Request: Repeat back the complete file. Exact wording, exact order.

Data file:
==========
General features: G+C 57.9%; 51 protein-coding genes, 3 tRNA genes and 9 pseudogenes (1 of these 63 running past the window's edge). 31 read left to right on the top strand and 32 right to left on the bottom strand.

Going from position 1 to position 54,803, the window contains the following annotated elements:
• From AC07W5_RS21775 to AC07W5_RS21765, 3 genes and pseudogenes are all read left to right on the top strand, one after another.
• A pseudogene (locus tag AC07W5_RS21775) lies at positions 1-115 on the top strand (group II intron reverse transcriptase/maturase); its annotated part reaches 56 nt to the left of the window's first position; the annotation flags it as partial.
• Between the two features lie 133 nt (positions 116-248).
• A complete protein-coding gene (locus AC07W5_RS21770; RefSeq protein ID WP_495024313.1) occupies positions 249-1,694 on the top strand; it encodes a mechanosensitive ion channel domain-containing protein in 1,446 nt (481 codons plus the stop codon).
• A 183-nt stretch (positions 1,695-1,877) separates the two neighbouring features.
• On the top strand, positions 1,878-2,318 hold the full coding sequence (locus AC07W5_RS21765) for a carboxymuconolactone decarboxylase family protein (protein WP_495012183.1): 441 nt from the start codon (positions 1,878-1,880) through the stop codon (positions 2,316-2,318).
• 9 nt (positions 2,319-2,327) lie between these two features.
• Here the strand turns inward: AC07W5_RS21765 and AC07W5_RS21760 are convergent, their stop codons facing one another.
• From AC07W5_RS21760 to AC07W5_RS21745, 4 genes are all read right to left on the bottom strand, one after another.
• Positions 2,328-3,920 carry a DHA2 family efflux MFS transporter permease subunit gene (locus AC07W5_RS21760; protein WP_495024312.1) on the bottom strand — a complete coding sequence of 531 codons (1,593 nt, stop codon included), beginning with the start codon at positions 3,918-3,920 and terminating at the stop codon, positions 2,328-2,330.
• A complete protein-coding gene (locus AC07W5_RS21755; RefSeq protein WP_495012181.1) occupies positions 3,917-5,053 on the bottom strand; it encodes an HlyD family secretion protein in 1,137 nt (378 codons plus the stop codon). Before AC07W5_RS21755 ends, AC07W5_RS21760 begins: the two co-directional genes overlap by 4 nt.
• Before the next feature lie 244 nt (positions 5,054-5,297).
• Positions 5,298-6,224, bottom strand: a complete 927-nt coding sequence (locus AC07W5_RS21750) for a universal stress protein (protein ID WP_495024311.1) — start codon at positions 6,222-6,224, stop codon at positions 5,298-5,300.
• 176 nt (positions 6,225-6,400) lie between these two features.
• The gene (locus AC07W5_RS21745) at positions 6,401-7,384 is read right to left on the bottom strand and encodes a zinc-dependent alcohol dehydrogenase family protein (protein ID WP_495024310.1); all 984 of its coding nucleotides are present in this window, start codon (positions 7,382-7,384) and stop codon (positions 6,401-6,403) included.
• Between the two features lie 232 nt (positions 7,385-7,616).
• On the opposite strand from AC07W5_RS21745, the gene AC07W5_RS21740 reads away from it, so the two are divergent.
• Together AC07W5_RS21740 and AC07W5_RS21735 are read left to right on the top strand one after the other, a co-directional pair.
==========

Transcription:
General features: G+C 57.9%; 51 protein-coding genes, 3 tRNA genes and 9 pseudogenes (1 of these 63 running past the window's edge). 31 read left to right on the top strand and 32 right to left on the bottom strand.

Going from position 1 to position 54,803, the window contains the following annotated elements:
• From AC07W5_RS21775 to AC07W5_RS21765, 3 genes and pseudogenes are all read left to right on the top strand, one after another.
• A pseudogene (locus tag AC07W5_RS21775) lies at positions 1-115 on the top strand (group II intron reverse transcriptase/maturase); its annotated part reaches 56 nt to the left of the window's first position; the annotation flags it as partial.
• Between the two features lie 133 nt (positions 116-248).
• A complete protein-coding gene (locus AC07W5_RS21770; RefSeq protein ID WP_495024313.1) occupies positions 249-1,694 on the top strand; it encodes a mechanosensitive ion channel domain-containing protein in 1,446 nt (481 codons plus the stop codon).
• A 183-nt stretch (positions 1,695-1,877) separates the two neighbouring features.
• On the top strand, positions 1,878-2,318 hold the full coding sequence (locus AC07W5_RS21765) for a carboxymuconolactone decarboxylase family protein (protein WP_495012183.1): 441 nt from the start codon (positions 1,878-1,880) through the stop codon (positions 2,316-2,318).
• 9 nt (positions 2,319-2,327) lie between these two features.
• Here the strand turns inward: AC07W5_RS21765 and AC07W5_RS21760 are convergent, their stop codons facing one another.
• From AC07W5_RS21760 to AC07W5_RS21745, 4 genes are all read right to left on the bottom strand, one after another.
• Positions 2,328-3,920 carry a DHA2 family efflux MFS transporter permease subunit gene (locus AC07W5_RS21760; protein WP_495024312.1) on the bottom strand — a complete coding sequence of 531 codons (1,593 nt, stop codon included), beginning with the start codon at positions 3,918-3,920 and terminating at the stop codon, positions 2,328-2,330.
• A complete protein-coding gene (locus AC07W5_RS21755; RefSeq protein WP_495012181.1) occupies positions 3,917-5,053 on the bottom strand; it encodes an HlyD family secretion protein in 1,137 nt (378 codons plus the stop codon). Before AC07W5_RS21755 ends, AC07W5_RS21760 begins: the two co-directional genes overlap by 4 nt.
• Before the next feature lie 244 nt (positions 5,054-5,297).
• Positions 5,298-6,224, bottom strand: a complete 927-nt coding sequence (locus AC07W5_RS21750) for a universal stress protein (protein ID WP_495024311.1) — start codon at positions 6,222-6,224, stop codon at positions 5,298-5,300.
• 176 nt (positions 6,225-6,400) lie between these two features.
• The gene (locus AC07W5_RS21745) at positions 6,401-7,384 is read right to left on the bottom strand and encodes a zinc-dependent alcohol dehydrogenase family protein (protein ID WP_495024310.1); all 984 of its coding nucleotides are present in this window, start codon (positions 7,382-7,384) and stop codon (positions 6,401-6,403) included.
• Between the two features lie 232 nt (positions 7,385-7,616).
• On the opposite strand from AC07W5_RS21745, the gene AC07W5_RS21740 reads away from it, so the two are divergent.
• Together AC07W5_RS21740 and AC07W5_RS21735 are read left to right on the top strand one after the other, a co-directional pair.